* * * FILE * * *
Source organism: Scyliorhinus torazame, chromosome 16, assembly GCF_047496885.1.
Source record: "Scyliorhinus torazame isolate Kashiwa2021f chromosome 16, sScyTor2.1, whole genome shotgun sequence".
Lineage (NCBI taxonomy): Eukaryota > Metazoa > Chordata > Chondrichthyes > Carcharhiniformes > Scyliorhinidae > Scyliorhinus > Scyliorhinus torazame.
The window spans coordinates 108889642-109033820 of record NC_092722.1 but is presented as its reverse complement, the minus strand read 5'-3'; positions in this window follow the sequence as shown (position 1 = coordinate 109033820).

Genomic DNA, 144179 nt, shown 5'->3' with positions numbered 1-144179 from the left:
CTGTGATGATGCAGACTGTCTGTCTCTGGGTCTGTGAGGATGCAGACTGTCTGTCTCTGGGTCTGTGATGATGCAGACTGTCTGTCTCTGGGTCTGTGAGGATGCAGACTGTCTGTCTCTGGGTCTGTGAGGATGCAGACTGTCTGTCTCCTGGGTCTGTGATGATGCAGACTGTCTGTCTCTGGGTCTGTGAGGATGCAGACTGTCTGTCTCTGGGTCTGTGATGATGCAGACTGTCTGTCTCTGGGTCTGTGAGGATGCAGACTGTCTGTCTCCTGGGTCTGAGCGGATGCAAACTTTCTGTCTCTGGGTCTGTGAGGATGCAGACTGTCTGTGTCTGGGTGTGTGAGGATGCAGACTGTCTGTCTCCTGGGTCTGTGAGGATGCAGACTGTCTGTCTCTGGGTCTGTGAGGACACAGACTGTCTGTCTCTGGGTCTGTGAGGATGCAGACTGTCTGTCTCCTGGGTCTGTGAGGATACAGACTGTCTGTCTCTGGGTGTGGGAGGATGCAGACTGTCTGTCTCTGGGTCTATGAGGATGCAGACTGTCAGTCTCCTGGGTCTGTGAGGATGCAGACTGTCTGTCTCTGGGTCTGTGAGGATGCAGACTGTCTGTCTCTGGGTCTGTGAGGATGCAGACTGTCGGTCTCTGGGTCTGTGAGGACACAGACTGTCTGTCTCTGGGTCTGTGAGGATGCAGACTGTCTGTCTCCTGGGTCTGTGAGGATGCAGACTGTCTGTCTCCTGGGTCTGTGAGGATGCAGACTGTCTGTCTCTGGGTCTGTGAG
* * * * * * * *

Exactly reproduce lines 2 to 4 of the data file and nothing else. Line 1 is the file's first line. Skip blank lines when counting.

Source record: "Scyliorhinus torazame isolate Kashiwa2021f chromosome 16, sScyTor2.1, whole genome shotgun sequence".
Lineage (NCBI taxonomy): Eukaryota > Metazoa > Chordata > Chondrichthyes > Carcharhiniformes > Scyliorhinidae > Scyliorhinus > Scyliorhinus torazame.
The window spans coordinates 108889642-109033820 of record NC_092722.1 but is presented as its reverse complement, the minus strand read 5'-3'; positions in this window follow the sequence as shown (position 1 = coordinate 109033820).